In one particularly poignant scene, Capote describe the recurrence of a lifelong dream Perry has while in prison: “Throughout his life—as a child, poor and meanly treated, as a foot-loose youth, as an imprisoned man—the yellow bird, huge and parrot-faced, had soared across Perry’s dreams, an avenging angel who savaged his enemies or, as now, rescued him in moments of mortal danger: ‘She lifted me, I could have been light as a mouse, we went up, up, could see the Square below, men running, yelling, the sheriff shooting at us, everybody sore as hell because I was free, I was flying, I was better than any of them.’”
Growing up, my biggest fear was that I’d become my father. The reality that I was actually a transgender man forced me into a crucible I’d never have chosen otherwise: at 30, as I grew ever hairier and muscular, as my voice dropped and I passed like a ghost through locker rooms and confused men in gay bars with my dissonant presence, I had to make peace with the shadows and ghosts that bruised every pronoun, every “sir,” every gesture of fraternity, every woman who crossed a lonely street to avoid crossing my path late at night.
The first year of my transition I monitored myself, alert to secret signs of impending evil, as if a blooming would accompany the testosterone shots—a secret, psycho gene just waiting to turn me into a boogie man. It was in this edgy borderland that I re-read In Cold Blood and wrote most of Man Alive. I waited for my worst self, resigned like a guy with a rifle watching the door in a horror film, out-powered perhaps but not going down without a fight.
There’s no doubt that Capote and his wild, dark book changed literary history. Many critics believe it popularized, if not fully created—the nonfiction novel. Even the critiques of his work are familiar to anyone working in this genre today—accusations of fabricated scenes or dialogue, places where facts are sacrificed to the gods of larger narrative. But for this writer, Capote’s effort here—tight, dark, sharp, kind—is cause for celebration for another reason entirely: its bravery. In Cold Blood taught me that I could dive into my shadows, face my would-be killer, plumb my heart for the kind of compassion that the worst kind of men never gave me, and find myself there. I’m not sure what Capote went looking for in Kansas exactly, but it’s impossible to not see his tenderness toward Perry, the kind of open heart that results from being vulnerable enough to identify with and integrate your most shadowy self, and to make room for the multitudes of others in that harrowing process.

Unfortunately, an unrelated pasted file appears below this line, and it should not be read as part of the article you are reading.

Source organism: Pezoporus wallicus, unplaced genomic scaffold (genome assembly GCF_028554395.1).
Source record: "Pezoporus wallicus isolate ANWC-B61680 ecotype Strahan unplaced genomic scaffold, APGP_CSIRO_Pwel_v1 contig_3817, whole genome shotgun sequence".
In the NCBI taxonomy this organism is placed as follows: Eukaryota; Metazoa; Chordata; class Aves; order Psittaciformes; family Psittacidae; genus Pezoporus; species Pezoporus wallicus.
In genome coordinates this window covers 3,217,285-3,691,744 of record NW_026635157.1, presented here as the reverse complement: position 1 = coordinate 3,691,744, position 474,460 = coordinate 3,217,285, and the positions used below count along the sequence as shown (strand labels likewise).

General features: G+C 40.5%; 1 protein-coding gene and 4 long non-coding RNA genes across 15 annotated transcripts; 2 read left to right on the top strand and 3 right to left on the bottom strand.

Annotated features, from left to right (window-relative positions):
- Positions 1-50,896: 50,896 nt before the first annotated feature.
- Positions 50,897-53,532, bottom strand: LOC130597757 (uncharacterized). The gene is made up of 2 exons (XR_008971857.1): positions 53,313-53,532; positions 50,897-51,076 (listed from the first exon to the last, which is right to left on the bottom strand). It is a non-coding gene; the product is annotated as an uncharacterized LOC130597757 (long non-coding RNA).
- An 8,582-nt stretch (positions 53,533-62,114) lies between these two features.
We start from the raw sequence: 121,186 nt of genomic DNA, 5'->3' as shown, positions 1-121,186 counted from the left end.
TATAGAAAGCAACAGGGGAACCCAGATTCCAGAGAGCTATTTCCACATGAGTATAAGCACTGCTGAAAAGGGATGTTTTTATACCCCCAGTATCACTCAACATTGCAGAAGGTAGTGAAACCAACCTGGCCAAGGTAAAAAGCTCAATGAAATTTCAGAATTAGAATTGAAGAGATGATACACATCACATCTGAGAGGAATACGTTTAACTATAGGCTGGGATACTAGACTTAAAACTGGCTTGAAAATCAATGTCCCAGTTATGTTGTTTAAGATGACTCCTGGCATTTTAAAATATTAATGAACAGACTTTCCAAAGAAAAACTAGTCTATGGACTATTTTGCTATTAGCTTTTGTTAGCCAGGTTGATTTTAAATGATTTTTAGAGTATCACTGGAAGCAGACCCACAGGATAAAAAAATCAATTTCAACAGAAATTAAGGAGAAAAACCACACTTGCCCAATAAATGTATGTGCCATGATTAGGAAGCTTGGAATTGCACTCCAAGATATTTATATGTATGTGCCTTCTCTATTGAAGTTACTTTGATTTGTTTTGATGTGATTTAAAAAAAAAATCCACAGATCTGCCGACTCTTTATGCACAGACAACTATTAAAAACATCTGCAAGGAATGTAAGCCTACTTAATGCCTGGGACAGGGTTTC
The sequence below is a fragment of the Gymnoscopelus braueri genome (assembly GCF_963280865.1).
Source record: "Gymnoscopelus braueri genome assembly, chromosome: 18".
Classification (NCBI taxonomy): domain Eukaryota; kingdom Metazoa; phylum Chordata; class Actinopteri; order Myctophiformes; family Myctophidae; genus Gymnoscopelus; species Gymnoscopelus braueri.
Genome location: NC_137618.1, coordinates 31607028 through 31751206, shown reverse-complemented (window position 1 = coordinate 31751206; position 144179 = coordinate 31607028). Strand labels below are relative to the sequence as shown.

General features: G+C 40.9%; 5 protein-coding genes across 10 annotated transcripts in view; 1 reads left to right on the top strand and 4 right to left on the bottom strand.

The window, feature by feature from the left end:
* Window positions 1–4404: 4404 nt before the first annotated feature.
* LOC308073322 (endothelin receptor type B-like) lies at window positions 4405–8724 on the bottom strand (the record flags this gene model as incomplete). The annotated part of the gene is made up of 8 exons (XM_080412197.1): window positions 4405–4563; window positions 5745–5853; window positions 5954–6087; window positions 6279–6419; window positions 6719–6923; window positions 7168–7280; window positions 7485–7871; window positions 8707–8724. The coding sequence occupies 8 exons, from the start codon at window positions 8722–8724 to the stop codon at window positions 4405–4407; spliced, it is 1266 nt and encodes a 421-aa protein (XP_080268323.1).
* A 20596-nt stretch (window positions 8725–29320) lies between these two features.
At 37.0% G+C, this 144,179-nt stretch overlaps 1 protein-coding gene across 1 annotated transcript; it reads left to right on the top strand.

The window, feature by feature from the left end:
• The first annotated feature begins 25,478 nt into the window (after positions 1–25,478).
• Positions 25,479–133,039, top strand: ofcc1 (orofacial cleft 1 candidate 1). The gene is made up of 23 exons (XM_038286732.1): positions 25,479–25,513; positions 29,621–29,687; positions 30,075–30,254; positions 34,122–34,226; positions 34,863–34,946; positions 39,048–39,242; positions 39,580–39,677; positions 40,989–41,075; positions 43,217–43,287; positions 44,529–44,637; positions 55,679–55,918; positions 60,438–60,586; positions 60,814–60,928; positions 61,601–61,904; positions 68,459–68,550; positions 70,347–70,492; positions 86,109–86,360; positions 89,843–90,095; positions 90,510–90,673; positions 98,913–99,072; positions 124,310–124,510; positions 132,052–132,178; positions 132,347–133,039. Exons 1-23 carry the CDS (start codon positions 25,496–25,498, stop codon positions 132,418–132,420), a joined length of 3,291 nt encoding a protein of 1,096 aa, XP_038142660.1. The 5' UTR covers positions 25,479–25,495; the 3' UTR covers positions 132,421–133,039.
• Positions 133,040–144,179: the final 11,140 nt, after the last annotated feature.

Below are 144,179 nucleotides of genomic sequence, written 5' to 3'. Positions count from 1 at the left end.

I can’t speak for Capote, but the tilt of my masculinity, the outsider nature of my view, gave me access to both a deeper empathy and a broader lens for the world around me. In one of his pretrial hearings, my mugger and I made eye contact and I believed, for just a moment, that he recognized me. I held his gaze, I tried to see the humanity there. I’m not, as it turns out, my father’s son and here’s why: I knew, in that moment, that it was the least I could do. It’s just the kind of man I am. I’d never have known if I hadn’t been willing to look.
This week in the LGBT-themed arts:
Hope is not lost: Giovanni’s Room in Philadelphia–the oldest LGBT bookstore in the U.S., which closed its doors earlier this year amidst a trend of online book retailers outpacing independent local businesses–may reopen. (more…)
All I Love and Know (William Morrow), by Judith Frank, is a brilliant, thoughtful, unexpectedly funny new novel about a gay couple, Daniel Rosen and Matt Greene, who live in Northampton, MA. It opens with a café bombing in Jerusalem that kills Daniel’s twin brother Joel and Joel’s wife Ilana. When it is revealed that Joel and Ilana designated Daniel the guardian of their two small children should they die, a firestorm erupts in both Daniel’s and Ilana’s families about the possibility that the children will be taken out of Israel and raised by gay men. The novel explores what happens to Daniel and Matt’s relationship in the wake of this conflict and this trauma. It is also page-turner that keeps the reader deep in the story until the very last page. And thinking about it afterwards for days. (more…)
There are few writers in the world to equal the breadth of Nadine Gordimer. The valiant fighter against apartheid and against the oppression of women and gays in South Africa died July 13 in Johannesburg, South Africa, her family announced. She was 90. (more…)
Lorrie Sprecher’s fiction stars women whose lives are propelled by a passion for activist culture and an almost painful compassion for the disenfranchised of the world. For Amanda, the protagonist of new novel Pissing in a River (The Feminist Press), a love of punk rock and distaste for U.S. foreign policy drives her to take shelter in England. There, she finds her way toward friendship and romance while forming a band, keeping tabs on her lifelong obsessive-compulsive disorder, and dealing with fallout from the rape of her partner, Melissa.